Oh yeah? I watched ten episodes of the second season in a row.

    And yes, I am proud of this accomplishment.

  3. Ken Hanke

    Now, I once watched 14 or 15 feature films over a period of three days — really from 7 p.m. on Friday till 5 a.m., then from noon on Saturday till 4 a.m., and during some part of Sunday day. But they weren’t all one movie and they weren’t about smelly Hungarian peasants trudging through mud. torturing cats, or dancing to accordion music. Also I was 18 during that earlier marathon. I don’t think I could do it now. I did watch all the episodes of ROCK FOLLIES (the Americanized five part version) in one sitting, but I was also sitting up with a colicky baby.

  4. carlos

    Sorrrrry Ken!!! I send over shorter films and some with better plot lines, I PROMISE!!

    But here is a review on this film I found on IMDB
    The story concerns a group of poor villagers who gets conned by a smart talker who was once one of their own into giving up all their money to go live on a non-existent communal farm. The first 4-1/2 hours is made up of 5 “stories” from the perspective of different characters over the course of the same day. Some of the events in each story overlap, so you see them occur again and again, but each time from a different perspective since they occur in the context of a different character’s life. It is not unlike what Tarantino does with a segment in “Jackie Brown,” but whereas Tarantino’s technique is tiresome because it is plot-related, Tarr’s is a grand achievement in tone.

    The first story shows us Futaki, who while having an affair with Mrs. Schmid, finds out that her husband is planning to make off with the money that eight villagers have come into through one of conman Irimias’s schemes. Then they both discover Irimias, who was thought to be dead, has returned to their village. The second story follows Irimias and his trying to evade trouble with the law. The third shows us a doctor who observes the other villagers and who writes down everything he experiences in journals that he keeps. The fourth has a young girl taking out her miseries in life on a cat and contemplates suicide. The fifth shows all the pertinent villagers gather together at a bar and drinking and dancing until they are all in a drunken stupor.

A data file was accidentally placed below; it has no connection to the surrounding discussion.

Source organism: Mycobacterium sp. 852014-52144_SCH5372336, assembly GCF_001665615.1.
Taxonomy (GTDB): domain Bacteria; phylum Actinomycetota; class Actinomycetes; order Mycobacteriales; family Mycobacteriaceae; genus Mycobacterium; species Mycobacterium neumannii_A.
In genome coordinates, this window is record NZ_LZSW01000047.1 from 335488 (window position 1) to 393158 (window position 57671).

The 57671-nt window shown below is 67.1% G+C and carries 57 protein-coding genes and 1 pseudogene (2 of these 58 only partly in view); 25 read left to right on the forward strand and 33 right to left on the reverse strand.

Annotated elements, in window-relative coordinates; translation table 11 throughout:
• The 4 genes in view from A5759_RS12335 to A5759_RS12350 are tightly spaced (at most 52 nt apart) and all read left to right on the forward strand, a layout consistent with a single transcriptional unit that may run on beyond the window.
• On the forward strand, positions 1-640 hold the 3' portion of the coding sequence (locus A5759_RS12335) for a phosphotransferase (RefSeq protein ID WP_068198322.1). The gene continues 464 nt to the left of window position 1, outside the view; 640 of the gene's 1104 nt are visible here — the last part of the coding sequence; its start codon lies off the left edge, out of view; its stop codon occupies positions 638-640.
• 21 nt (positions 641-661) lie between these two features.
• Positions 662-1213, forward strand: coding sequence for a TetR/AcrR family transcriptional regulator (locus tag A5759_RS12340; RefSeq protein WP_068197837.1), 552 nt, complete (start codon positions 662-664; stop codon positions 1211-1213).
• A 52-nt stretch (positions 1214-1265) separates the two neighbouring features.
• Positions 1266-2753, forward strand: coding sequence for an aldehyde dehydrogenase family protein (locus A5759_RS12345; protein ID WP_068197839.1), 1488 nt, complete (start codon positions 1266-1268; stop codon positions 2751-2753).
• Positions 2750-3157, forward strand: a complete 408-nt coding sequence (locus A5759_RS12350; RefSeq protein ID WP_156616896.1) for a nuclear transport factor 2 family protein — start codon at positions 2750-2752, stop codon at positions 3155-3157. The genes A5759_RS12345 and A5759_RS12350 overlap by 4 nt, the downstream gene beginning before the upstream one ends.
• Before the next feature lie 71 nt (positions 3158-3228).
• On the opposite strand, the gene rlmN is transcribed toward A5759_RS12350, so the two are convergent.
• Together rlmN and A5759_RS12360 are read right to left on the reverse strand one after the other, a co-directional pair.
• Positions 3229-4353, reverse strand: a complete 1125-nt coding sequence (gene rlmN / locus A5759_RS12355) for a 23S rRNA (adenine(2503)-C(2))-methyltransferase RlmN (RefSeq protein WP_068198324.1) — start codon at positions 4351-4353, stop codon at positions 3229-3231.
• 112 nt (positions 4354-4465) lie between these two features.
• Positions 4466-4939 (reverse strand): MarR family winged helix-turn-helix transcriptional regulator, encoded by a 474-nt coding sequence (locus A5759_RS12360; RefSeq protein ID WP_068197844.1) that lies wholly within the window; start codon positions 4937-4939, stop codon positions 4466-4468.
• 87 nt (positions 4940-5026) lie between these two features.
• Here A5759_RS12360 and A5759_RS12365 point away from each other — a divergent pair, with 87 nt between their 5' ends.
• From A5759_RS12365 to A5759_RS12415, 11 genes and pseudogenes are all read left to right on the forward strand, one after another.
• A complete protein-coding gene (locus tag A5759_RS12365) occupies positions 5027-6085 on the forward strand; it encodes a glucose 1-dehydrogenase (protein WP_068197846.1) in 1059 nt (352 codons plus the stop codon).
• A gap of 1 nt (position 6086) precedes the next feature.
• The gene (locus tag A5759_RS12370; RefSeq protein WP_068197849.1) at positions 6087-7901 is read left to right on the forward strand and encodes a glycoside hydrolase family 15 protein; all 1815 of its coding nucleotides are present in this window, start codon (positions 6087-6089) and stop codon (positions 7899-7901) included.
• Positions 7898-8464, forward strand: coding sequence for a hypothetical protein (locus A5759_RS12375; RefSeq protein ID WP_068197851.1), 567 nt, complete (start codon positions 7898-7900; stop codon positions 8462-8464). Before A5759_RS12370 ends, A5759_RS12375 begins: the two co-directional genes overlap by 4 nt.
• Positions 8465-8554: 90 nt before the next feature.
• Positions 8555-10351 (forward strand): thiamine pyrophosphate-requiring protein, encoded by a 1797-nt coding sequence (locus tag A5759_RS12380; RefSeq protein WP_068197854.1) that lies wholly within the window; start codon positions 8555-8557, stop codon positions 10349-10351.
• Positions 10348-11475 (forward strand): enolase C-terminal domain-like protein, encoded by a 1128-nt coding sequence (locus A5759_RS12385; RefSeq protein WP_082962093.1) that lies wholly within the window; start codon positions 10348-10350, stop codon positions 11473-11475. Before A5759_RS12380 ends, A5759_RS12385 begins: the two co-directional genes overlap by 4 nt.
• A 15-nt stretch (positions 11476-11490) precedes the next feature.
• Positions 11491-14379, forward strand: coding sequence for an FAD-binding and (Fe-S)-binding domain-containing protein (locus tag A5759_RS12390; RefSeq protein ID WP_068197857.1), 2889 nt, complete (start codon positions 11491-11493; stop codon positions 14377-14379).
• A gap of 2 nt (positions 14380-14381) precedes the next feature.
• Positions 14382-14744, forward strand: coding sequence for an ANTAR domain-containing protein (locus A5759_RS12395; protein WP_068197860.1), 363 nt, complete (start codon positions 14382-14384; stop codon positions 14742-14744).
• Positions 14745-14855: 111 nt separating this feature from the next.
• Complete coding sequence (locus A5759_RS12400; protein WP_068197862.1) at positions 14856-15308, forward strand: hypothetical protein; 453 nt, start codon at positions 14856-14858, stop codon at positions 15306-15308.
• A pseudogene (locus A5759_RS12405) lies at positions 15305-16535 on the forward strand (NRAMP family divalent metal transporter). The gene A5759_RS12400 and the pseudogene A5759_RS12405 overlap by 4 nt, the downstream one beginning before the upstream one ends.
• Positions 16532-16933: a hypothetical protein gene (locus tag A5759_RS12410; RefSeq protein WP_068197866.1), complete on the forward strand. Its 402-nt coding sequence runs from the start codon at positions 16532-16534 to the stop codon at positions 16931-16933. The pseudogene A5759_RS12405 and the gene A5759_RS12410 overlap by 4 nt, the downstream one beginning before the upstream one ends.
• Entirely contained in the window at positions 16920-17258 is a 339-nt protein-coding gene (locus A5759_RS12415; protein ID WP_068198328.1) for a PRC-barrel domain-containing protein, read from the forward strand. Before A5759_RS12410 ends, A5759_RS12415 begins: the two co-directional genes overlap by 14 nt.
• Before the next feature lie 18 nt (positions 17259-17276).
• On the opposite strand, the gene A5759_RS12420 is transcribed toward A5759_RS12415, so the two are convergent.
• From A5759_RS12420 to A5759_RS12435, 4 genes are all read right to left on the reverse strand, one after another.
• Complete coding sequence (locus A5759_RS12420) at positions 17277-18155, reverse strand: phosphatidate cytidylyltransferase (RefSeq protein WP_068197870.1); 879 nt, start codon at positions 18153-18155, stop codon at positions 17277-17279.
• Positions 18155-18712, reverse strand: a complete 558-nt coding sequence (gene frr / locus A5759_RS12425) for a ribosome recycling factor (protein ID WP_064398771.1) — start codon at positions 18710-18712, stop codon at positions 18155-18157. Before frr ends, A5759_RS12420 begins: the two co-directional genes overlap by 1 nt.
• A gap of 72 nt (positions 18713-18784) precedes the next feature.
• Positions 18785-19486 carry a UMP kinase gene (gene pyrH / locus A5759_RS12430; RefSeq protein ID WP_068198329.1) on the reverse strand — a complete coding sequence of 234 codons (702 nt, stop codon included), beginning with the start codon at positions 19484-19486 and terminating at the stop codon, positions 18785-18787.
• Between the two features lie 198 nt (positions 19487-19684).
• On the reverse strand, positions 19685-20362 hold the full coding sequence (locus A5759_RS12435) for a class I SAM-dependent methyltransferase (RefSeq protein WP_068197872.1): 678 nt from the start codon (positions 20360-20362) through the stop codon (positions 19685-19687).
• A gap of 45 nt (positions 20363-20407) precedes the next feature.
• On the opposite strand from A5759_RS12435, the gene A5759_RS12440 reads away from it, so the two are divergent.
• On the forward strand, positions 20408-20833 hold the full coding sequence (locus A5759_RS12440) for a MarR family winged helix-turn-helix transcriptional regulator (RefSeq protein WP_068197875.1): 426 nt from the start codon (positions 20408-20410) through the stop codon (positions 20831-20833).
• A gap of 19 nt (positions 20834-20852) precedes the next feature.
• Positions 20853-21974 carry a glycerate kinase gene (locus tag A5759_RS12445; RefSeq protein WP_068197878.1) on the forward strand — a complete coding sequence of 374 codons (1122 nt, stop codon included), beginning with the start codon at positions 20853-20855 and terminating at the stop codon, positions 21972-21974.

Satantango is one of the grand achievements in cinema of this decade.

    Some people like to be punished–Carlos

  5. Ken Hanke

    Oh, Carlos, I know there are people who think this is one of The Great Films. I ain’t one of them. You wanna do something punishingly long, I’m up for Our Hitler, but enough of this East European miserablism!

  6. Ken Hanke

    In fairness and despite the enthusiasm evidenced in certain quarters for this film, I would hesitate to say that it represents a particularly large portion of the world.

  7. Xanadon't

    It is not unlike what Tarantino does with a segment in “Jackie Brown,” but whereas Tarantino’s technique is tiresome because it is plot-related

    Just so happens I revisited Jackie Brown a couple weeks ago and to my delight (though not surprise) there wasn’t a damn thing tiresome about it.

  8. Ken Hanke

    Just so happens I revisited Jackie Brown a couple weeks ago and to my delight (though not surprise) there wasn’t a damn thing tiresome about it.

    You’re not likely to get an argument, since that was something Carlos was quoting from someone on the IMDb. I’ve yet to see Jackie Brown myself